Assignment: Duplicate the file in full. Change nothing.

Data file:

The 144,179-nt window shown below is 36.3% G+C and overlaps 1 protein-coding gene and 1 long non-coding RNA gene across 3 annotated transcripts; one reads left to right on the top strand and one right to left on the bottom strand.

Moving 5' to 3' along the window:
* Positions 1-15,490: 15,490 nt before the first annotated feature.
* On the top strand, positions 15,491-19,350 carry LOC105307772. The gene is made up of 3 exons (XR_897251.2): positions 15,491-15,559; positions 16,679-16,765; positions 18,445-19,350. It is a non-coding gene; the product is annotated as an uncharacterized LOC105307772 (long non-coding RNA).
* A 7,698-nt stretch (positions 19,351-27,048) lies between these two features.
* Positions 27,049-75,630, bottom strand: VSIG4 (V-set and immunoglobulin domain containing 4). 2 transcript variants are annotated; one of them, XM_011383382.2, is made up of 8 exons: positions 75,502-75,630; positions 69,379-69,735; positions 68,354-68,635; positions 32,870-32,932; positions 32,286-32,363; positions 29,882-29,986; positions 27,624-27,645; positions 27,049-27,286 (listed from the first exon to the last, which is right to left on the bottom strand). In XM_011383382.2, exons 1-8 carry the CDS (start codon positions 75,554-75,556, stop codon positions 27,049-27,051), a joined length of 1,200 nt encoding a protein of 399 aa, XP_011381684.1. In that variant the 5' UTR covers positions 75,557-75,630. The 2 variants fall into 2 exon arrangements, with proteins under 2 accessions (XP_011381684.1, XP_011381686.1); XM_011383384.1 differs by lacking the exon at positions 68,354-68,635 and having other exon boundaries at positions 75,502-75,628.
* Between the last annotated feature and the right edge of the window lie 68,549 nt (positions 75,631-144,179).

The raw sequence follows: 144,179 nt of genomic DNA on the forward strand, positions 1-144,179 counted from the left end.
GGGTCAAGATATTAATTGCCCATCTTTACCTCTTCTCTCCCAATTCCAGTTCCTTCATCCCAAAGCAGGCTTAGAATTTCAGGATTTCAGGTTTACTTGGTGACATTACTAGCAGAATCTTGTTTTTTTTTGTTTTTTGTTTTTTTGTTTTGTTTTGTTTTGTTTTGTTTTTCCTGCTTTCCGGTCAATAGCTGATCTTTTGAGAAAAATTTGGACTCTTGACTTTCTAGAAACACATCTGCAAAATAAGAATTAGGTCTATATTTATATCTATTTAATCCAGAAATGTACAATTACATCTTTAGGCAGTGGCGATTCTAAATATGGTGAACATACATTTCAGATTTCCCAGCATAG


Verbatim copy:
The 144,179-nt window shown below is 36.3% G+C and overlaps 1 protein-coding gene and 1 long non-coding RNA gene across 3 annotated transcripts; one reads left to right on the top strand and one right to left on the bottom strand.

Moving 5' to 3' along the window:
* Positions 1-15,490: 15,490 nt before the first annotated feature.
* On the top strand, positions 15,491-19,350 carry LOC105307772. The gene is made up of 3 exons (XR_897251.2): positions 15,491-15,559; positions 16,679-16,765; positions 18,445-19,350. It is a non-coding gene; the product is annotated as an uncharacterized LOC105307772 (long non-coding RNA).
* A 7,698-nt stretch (positions 19,351-27,048) lies between these two features.
* Positions 27,049-75,630, bottom strand: VSIG4 (V-set and immunoglobulin domain containing 4). 2 transcript variants are annotated; one of them, XM_011383382.2, is made up of 8 exons: positions 75,502-75,630; positions 69,379-69,735; positions 68,354-68,635; positions 32,870-32,932; positions 32,286-32,363; positions 29,882-29,986; positions 27,624-27,645; positions 27,049-27,286 (listed from the first exon to the last, which is right to left on the bottom strand). In XM_011383382.2, exons 1-8 carry the CDS (start codon positions 75,554-75,556, stop codon positions 27,049-27,051), a joined length of 1,200 nt encoding a protein of 399 aa, XP_011381684.1. In that variant the 5' UTR covers positions 75,557-75,630. The 2 variants fall into 2 exon arrangements, with proteins under 2 accessions (XP_011381684.1, XP_011381686.1); XM_011383384.1 differs by lacking the exon at positions 68,354-68,635 and having other exon boundaries at positions 75,502-75,628.
* Between the last annotated feature and the right edge of the window lie 68,549 nt (positions 75,631-144,179).

The raw sequence follows: 144,179 nt of genomic DNA on the forward strand, positions 1-144,179 counted from the left end.
GGGTCAAGATATTAATTGCCCATCTTTACCTCTTCTCTCCCAATTCCAGTTCCTTCATCCCAAAGCAGGCTTAGAATTTCAGGATTTCAGGTTTACTTGGTGACATTACTAGCAGAATCTTGTTTTTTTTTGTTTTTTGTTTTTTTGTTTTGTTTTGTTTTGTTTTGTTTTTCCTGCTTTCCGGTCAATAGCTGATCTTTTGAGAAAAATTTGGACTCTTGACTTTCTAGAAACACATCTGCAAAATAAGAATTAGGTCTATATTTATATCTATTTAATCCAGAAATGTACAATTACATCTTTAGGCAGTGGCGATTCTAAATATGGTGAACATACATTTCAGATTTCCCAGCATAG